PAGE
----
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Re: Context Problem

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  • Subject: [mg109478] Re: Context Problem
  • From: "David Park" <djmpark at>
  • Date: Thu, 29 Apr 2010 02:52:31 -0400 (EDT)


That seems like a good solution. Many thanks for suggesting it. 

Here is a new test package. newsymbols will be a list of rules for all of
the symbols used in exported rules. One precaution is that the definitions
have to be delayed so that $Context is not evaluated in the package.

This construction also works if one wishes to generate an expression in some
variable and we wish to give the variable a default value.

Rule1::usage="Rule1 is a test exported rule."; 
Routine1::usage="Routine1[] returns a test polynomial with a default
variable x."; 
Rule1:=(y_ Sin[x_ y_]/;AtomQ[y]->{x,y})//.newsymbols; 

a Sin[a b] /. Rule1 

I tested this with a PackageContext`m file, reading it in both in a regular
Global` context notebook, and in a notebook with its own Notebook context. I
could go back and forth and it evaluated properly in both notebooks and the
x,y symbols were in their respective notebook contexts.

Another solution for rules, suggested to me by Maxim Rytin, is to use Formal

formalsymbols = {x -> \[FormalX], y -> \[FormalY]}

Rules seem to be a proper place to use Formal symbols because they are never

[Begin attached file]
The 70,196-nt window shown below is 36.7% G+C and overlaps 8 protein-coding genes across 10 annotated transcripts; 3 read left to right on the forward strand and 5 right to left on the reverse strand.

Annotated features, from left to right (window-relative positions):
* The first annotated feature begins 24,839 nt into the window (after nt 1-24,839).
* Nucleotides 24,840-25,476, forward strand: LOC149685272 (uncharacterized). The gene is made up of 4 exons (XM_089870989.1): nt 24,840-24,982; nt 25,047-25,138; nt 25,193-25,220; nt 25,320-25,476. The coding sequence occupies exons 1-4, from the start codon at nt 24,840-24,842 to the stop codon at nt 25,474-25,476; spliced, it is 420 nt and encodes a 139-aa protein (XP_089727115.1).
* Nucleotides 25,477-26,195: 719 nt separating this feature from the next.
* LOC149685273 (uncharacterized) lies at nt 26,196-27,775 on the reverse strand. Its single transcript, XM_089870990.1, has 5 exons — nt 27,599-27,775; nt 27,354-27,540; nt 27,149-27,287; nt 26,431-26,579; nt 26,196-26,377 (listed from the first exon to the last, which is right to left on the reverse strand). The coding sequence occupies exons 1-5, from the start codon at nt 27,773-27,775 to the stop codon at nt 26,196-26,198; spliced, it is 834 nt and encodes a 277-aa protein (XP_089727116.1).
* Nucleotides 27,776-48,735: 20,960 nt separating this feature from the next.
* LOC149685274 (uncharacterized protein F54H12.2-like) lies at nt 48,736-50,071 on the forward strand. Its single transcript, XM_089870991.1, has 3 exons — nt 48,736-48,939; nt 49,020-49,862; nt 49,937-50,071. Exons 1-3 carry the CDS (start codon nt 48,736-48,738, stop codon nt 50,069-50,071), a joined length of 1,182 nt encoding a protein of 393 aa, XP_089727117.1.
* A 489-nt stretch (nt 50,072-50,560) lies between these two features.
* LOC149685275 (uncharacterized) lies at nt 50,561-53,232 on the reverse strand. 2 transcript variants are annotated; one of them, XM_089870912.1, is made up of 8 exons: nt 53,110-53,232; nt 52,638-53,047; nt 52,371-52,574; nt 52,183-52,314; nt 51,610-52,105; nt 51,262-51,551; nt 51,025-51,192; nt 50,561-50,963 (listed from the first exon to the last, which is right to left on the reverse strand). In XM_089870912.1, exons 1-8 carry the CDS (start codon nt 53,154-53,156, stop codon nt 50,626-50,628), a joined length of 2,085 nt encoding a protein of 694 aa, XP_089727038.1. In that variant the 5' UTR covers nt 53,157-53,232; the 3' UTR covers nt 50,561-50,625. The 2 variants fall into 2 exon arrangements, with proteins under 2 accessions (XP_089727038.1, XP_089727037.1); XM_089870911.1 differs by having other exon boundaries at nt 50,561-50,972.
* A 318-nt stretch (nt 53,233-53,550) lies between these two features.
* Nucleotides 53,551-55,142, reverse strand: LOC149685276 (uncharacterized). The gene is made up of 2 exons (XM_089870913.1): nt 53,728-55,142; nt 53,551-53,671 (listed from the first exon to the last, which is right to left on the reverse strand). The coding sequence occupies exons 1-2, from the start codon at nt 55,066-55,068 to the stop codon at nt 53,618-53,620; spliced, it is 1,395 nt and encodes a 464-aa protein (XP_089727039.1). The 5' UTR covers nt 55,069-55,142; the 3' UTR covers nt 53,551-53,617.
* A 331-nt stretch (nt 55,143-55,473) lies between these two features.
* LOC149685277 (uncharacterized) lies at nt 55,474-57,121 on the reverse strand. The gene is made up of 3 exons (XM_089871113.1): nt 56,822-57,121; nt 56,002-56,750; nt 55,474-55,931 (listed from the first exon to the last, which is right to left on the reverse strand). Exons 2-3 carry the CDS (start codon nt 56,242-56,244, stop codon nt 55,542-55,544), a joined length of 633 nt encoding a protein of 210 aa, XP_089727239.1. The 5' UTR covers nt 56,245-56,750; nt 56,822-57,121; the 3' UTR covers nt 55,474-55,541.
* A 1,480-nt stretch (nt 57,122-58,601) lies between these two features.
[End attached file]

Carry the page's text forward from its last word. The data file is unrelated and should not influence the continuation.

given values and being in the System` Context display without Context
information. But these were introduced in Version 6 and may not be familiar
to many users. They have gray dots above and below the characters. They are
not suitable for default variables because we may wish to later give those

David Park
djmpark at  

From: Rui [mailto:rui.rojo at] 

On Apr 27, 5:04 am, "David Park" <djmp... at> wrote:
> I want to thank Ingolf Dahl, Bob Hanlon and Patrick Scheibe for their
> answers. Using the Global` context is a good solution, except if the
> had been loaded in something other than the Global` context, say on a
> Function page. Also I would like to  have a simple way to process simply
> written rules in the package such that it would return simple looking and
> usable rules to the user.

David. I think you could do something like
Symbol[$Context<>"x"] to make the symbol belong to the current context
when the function is called.
However, I guess it makes sense to put it inside a block if you want
it for output and don't want conflics.
I gotta go now, but I think it should be simple to make a function
that behaves
SymbolOut[{list of symbols}, expression]
that treats every symbol inside the list of symbols as a symbol
belonging to the context where it was evaluated, taking local values
to prevent conflicts. I guess with a With to replace the symbols by
Symbol[$Context<>ToString[symbolss]] and a Block to localize them it
should be possible. I'll try it when I'm back.

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